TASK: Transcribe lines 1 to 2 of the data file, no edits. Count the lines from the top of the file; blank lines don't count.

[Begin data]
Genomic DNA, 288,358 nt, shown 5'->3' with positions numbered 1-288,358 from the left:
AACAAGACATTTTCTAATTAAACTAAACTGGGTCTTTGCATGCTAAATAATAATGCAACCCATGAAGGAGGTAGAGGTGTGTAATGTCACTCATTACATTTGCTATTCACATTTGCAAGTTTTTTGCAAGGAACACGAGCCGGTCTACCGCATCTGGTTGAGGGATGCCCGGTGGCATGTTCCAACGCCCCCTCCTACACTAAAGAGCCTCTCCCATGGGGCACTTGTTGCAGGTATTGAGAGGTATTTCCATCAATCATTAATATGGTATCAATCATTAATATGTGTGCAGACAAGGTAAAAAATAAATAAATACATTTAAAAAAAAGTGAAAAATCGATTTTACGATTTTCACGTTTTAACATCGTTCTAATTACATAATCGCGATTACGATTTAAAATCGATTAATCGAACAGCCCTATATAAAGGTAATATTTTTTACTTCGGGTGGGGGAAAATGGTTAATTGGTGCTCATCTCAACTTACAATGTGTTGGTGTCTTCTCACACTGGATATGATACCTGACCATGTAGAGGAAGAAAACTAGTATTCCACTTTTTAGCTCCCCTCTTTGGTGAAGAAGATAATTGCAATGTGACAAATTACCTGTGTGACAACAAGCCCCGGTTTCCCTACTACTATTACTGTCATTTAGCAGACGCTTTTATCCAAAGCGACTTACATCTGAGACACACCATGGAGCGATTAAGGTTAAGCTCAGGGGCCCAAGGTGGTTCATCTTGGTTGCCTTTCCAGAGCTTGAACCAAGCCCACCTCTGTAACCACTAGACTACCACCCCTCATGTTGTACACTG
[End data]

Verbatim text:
Genomic DNA, 288,358 nt, shown 5'->3' with positions numbered 1-288,358 from the left:
AACAAGACATTTTCTAATTAAACTAAACTGGGTCTTTGCATGCTAAATAATAATGCAACCCATGAAGGAGGTAGAGGTGTGTAATGTCACTCATTACATTTGCTATTCACATTTGCAAGTTTTTTGCAAGGAACACGAGCCGGTCTACCGCATCTGGTTGAGGGATGCCCGGTGGCATGTTCCAACGCCCCCTCCTACACTAAAGAGCCTCTCCCATGGGGCACTTGTTGCAGGTATTGAGAGGTATTTCCATCAATCATTAATATGGTATCAATCATTAATATGTGTGCAGACAAGGTAAAAAATAAATAAATACATTTAAAAAAAAGTGAAAAATCGATTTTACGATTTTCACGTTTTAACATCGTTCTAATTACATAATCGCGATTACGATTTAAAATCGATTAATCGAACAGCCCTATATAAAGGTAATATTTTTTACTTCGGGTGGGGGAAAATGGTTAATTGGTGCTCATCTCAACTTACAATGTGTTGGTGTCTTCTCACACTGGATATGATACCTGACCATGTAGAGGAAGAAAACTAGTATTCCACTTTTTAGCTCCCCTCTTTGGTGAAGAAGATAATTGCAATGTGACAAATTACCTGTGTGACAACAAGCCCCGGTTTCCCTACTACTATTACTGTCATTTAGCAGACGCTTTTATCCAAAGCGACTTACATCTGAGACACACCATGGAGCGATTAAGGTTAAGCTCAGGGGCCCAAGGTGGTTCATCTTGGTTGCCTTTCCAGAGCTTGAACCAAGCCCACCTCTGTAACCACTAGACTACCACCCCTCATGTTGTACACTG